Don Maurer
Don Maurer

Don Maurer worked as a computer production engineer at Control Data, a very large computer corporation, as his first job as a new electrical engineer graduate from South Dakota State University. After 18 months, he left CDC to join Medtronic, which at that time had less than 100 employees. After three years he took a leave of absence and obtained a graduate degree in Biomedical engineering with a marketing minor, from Iowa State University. He returned to Medtronic, but after 11 years he found them too large so he left to start a rehabilitation-engineering department at Courage Center, a comprehensive transition center for disabled persons. Within 18 months, he decided to join a start up business he founded, becoming its full time president. He continued to lead EMPI for 19 years until he retired. He served as Chairman of Medical Alley, a Minnesota medical industry association. He was entrepreneur of the year in 1993 for Minnesota. Maurer served on the board of Angeion, Inc. and Advanced Respiratory, Inc, where he also consulted for research and development on new products.  He currently is a director and board secretary of VBOX, Inc, an R&D organization that has developed the world’s first wearable oxygen concentrator for medical use. Maurer is retired and pursues painting and teaches art at the art center on Sanibel Island. He holds more than 35 patents for medical devices and authored over a dozen scientific papers in the field.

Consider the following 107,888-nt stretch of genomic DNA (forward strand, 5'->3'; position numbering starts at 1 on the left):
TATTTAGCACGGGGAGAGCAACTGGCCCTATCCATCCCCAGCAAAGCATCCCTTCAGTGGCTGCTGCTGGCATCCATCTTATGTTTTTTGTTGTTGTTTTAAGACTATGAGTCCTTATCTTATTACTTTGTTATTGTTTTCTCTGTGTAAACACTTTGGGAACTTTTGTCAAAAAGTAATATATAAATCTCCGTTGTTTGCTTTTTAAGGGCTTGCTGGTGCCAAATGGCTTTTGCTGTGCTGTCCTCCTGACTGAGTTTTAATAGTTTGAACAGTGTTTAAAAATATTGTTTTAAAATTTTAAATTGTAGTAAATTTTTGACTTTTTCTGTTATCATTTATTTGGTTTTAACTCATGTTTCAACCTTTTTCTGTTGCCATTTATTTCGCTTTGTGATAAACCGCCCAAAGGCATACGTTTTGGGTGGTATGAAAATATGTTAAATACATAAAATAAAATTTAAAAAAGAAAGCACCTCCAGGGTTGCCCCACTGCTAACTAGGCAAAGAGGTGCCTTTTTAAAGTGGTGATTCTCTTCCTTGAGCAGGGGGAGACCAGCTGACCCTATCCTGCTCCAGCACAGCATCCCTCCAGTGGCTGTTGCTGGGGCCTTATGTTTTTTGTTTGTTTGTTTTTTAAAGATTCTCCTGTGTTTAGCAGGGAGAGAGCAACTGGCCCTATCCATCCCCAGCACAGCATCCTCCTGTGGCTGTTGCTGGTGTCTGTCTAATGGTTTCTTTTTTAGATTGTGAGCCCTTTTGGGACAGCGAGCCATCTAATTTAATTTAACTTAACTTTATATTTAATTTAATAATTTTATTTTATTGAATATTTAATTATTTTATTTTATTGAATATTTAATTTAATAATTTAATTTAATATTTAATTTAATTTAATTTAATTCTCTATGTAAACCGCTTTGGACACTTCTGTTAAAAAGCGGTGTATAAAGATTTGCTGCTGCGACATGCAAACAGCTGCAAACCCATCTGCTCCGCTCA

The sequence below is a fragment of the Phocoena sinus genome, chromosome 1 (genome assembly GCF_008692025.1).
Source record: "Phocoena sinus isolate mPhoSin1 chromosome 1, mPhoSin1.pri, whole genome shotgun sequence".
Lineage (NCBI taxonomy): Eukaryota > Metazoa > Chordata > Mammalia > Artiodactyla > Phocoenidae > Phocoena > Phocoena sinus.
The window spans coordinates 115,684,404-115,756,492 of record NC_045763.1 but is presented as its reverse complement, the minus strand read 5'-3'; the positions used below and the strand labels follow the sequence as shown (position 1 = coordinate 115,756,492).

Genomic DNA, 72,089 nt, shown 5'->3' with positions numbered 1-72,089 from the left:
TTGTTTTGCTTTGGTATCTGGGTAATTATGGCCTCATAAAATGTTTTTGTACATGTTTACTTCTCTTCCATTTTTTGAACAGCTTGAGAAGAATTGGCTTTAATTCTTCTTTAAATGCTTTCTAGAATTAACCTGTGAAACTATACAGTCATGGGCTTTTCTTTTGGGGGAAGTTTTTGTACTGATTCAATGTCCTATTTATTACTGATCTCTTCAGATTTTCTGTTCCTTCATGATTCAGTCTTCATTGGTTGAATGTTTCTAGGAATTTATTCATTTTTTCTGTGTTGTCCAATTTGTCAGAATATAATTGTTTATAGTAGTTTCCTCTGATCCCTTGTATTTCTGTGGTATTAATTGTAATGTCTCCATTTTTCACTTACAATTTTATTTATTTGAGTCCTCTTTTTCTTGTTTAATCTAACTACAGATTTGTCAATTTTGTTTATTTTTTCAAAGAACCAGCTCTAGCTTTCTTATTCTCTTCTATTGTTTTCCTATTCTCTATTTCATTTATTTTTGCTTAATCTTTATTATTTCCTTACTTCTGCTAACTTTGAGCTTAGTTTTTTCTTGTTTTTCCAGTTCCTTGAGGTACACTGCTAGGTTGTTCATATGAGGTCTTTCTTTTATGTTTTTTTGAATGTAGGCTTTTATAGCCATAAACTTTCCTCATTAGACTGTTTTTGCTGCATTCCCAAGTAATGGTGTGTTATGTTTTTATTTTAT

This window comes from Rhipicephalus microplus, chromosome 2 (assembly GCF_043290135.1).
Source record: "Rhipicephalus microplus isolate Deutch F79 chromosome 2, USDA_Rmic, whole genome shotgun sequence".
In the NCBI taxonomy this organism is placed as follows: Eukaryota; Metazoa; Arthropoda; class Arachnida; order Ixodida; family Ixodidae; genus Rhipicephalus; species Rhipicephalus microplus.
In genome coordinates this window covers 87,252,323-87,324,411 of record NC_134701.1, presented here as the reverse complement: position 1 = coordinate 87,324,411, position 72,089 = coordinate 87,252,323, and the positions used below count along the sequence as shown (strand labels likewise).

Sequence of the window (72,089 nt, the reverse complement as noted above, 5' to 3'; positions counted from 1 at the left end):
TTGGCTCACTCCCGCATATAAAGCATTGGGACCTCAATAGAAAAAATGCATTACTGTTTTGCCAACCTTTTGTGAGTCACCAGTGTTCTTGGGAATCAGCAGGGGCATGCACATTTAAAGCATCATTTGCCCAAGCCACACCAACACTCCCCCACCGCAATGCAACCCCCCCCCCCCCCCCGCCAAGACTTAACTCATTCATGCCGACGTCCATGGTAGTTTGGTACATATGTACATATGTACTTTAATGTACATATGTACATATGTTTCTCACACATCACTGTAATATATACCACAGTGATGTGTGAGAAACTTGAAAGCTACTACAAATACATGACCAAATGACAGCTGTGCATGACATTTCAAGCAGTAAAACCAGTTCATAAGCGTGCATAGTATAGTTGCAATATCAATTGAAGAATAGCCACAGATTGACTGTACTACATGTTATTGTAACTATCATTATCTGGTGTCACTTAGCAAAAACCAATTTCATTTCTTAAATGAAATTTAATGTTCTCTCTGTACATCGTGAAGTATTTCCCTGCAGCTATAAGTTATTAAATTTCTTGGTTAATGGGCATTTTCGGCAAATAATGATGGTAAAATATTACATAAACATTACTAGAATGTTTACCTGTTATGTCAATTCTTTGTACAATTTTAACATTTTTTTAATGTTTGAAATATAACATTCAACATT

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QHow did you get involved in medical device design?

A I was an R&D director at Medtronic for 11 years.

QDid you have a mentor?

A My mentor was Earl Bakken, founder and CEO of Medtronic. Earl is the focus and the inspiration of what's called Medical Alley, a non-profit, progressive healthcare association in Minnesota. The medical device industry was a result of Earl's genius. He literally started Medtronic in his garage and created the first transistor-operated, wearable pacemaker. I would guess dozens of companies have spun off as a result of Medtronic

QWhat was your typical day like?

A This was before the FDA's medical device act, so the industry was very loosely regulated. As special projects engineer I would go out and talk to physicians who had an idea they wanted to try. I would come back to the plant, design, build and test it, and bring it back to them. The physician would try it out and see if it worked.

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